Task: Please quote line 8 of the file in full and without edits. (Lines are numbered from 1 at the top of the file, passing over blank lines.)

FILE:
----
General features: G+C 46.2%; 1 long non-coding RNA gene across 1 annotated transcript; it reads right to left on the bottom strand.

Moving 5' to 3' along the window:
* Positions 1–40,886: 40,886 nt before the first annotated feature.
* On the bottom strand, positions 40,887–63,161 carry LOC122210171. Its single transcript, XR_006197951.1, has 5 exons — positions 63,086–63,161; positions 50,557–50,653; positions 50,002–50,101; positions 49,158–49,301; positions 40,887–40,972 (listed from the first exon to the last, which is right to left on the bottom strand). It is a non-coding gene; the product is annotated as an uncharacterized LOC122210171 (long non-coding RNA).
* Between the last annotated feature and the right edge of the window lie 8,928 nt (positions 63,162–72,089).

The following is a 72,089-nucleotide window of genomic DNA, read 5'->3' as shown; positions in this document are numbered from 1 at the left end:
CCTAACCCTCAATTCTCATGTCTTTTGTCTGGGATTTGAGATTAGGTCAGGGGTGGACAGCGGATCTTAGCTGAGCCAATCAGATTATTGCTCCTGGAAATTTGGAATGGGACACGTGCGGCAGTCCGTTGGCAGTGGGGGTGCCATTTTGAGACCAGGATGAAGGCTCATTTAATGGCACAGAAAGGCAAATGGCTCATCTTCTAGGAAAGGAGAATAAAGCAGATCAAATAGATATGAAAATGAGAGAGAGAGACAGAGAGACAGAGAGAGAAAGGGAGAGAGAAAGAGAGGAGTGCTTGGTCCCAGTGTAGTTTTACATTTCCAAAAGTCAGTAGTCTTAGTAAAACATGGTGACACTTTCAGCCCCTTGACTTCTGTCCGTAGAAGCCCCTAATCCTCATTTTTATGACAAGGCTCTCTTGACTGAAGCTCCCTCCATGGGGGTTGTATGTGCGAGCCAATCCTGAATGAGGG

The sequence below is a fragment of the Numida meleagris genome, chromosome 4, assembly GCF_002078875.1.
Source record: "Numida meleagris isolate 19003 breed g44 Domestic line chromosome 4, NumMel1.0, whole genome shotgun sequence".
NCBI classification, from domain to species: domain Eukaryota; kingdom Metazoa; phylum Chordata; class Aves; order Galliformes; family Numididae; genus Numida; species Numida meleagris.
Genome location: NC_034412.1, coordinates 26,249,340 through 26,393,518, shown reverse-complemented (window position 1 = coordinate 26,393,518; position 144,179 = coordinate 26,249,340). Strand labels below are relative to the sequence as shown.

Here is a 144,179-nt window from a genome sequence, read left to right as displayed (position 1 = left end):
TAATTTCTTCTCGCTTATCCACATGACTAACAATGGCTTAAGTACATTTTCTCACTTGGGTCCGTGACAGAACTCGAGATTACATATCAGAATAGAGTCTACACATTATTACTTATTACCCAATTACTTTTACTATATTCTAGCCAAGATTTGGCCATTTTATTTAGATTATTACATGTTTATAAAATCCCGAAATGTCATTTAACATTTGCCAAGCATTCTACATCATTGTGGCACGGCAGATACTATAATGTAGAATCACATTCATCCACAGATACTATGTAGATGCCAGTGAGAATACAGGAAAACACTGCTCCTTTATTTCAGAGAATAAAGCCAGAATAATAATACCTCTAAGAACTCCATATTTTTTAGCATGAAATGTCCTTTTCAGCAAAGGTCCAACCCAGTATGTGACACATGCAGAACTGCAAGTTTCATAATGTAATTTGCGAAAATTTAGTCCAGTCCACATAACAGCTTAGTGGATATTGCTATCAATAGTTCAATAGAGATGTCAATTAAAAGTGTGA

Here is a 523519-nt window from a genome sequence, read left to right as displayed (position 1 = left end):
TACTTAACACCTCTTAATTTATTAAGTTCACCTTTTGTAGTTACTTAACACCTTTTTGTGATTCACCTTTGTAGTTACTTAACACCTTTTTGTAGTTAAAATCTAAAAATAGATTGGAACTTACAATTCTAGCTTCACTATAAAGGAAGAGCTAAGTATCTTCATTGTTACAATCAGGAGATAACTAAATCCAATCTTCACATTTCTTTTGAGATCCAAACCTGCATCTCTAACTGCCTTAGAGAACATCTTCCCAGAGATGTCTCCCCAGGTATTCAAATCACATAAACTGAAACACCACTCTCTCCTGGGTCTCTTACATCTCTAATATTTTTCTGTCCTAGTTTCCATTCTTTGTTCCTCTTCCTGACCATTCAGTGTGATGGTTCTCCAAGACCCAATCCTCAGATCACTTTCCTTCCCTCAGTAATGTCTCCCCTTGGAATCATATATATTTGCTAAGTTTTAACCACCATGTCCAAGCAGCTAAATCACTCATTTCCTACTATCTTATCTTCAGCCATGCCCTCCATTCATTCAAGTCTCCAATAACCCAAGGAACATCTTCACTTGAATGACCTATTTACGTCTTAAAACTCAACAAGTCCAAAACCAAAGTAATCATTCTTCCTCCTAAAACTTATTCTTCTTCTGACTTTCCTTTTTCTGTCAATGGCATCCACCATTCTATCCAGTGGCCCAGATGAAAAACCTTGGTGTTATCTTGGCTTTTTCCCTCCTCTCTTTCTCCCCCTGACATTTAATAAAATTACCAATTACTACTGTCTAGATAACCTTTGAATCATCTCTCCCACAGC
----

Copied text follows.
The sequence below is a fragment of the Numida meleagris genome, chromosome 4, assembly GCF_002078875.1.